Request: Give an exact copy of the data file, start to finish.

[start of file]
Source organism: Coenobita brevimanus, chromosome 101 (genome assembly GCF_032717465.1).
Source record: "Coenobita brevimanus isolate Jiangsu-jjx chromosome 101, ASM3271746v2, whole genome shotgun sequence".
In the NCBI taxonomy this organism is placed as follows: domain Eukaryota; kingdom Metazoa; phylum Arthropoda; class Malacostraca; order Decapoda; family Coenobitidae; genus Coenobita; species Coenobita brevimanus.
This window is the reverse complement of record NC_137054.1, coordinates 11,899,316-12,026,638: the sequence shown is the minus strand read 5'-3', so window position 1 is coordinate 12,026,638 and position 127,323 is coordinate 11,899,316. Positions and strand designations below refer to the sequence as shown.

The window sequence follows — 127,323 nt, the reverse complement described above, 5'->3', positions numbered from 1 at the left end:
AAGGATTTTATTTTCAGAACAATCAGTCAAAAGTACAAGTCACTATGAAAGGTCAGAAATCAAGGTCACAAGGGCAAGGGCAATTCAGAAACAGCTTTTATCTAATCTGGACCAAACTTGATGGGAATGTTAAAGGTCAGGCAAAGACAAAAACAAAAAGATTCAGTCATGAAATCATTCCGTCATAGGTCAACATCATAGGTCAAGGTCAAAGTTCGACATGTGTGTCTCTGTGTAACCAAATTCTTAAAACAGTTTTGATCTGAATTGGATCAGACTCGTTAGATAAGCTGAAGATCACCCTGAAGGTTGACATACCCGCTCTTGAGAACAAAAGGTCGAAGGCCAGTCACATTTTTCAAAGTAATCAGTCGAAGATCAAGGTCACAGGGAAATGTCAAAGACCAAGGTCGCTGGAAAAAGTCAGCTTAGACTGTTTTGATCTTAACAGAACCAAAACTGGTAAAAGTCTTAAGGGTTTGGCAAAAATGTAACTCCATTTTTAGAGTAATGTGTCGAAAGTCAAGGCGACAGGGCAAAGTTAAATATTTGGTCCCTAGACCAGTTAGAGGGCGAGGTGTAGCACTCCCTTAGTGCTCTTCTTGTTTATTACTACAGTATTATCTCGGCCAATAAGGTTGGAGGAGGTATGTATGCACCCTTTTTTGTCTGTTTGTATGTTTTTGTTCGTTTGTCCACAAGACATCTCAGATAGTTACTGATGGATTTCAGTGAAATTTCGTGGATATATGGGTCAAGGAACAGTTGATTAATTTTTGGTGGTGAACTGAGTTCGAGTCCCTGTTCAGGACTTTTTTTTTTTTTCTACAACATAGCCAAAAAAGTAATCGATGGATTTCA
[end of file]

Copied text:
Source organism: Coenobita brevimanus, chromosome 101 (genome assembly GCF_032717465.1).
Source record: "Coenobita brevimanus isolate Jiangsu-jjx chromosome 101, ASM3271746v2, whole genome shotgun sequence".
In the NCBI taxonomy this organism is placed as follows: domain Eukaryota; kingdom Metazoa; phylum Arthropoda; class Malacostraca; order Decapoda; family Coenobitidae; genus Coenobita; species Coenobita brevimanus.
This window is the reverse complement of record NC_137054.1, coordinates 11,899,316-12,026,638: the sequence shown is the minus strand read 5'-3', so window position 1 is coordinate 12,026,638 and position 127,323 is coordinate 11,899,316. Positions and strand designations below refer to the sequence as shown.

The window sequence follows — 127,323 nt, the reverse complement described above, 5'->3', positions numbered from 1 at the left end:
AAGGATTTTATTTTCAGAACAATCAGTCAAAAGTACAAGTCACTATGAAAGGTCAGAAATCAAGGTCACAAGGGCAAGGGCAATTCAGAAACAGCTTTTATCTAATCTGGACCAAACTTGATGGGAATGTTAAAGGTCAGGCAAAGACAAAAACAAAAAGATTCAGTCATGAAATCATTCCGTCATAGGTCAACATCATAGGTCAAGGTCAAAGTTCGACATGTGTGTCTCTGTGTAACCAAATTCTTAAAACAGTTTTGATCTGAATTGGATCAGACTCGTTAGATAAGCTGAAGATCACCCTGAAGGTTGACATACCCGCTCTTGAGAACAAAAGGTCGAAGGCCAGTCACATTTTTCAAAGTAATCAGTCGAAGATCAAGGTCACAGGGAAATGTCAAAGACCAAGGTCGCTGGAAAAAGTCAGCTTAGACTGTTTTGATCTTAACAGAACCAAAACTGGTAAAAGTCTTAAGGGTTTGGCAAAAATGTAACTCCATTTTTAGAGTAATGTGTCGAAAGTCAAGGCGACAGGGCAAAGTTAAATATTTGGTCCCTAGACCAGTTAGAGGGCGAGGTGTAGCACTCCCTTAGTGCTCTTCTTGTTTATTACTACAGTATTATCTCGGCCAATAAGGTTGGAGGAGGTATGTATGCACCCTTTTTTGTCTGTTTGTATGTTTTTGTTCGTTTGTCCACAAGACATCTCAGATAGTTACTGATGGATTTCAGTGAAATTTCGTGGATATATGGGTCAAGGAACAGTTGATTAATTTTTGGTGGTGAACTGAGTTCGAGTCCCTGTTCAGGACTTTTTTTTTTTTTCTACAACATAGCCAAAAAAGTAATCGATGGATTTCA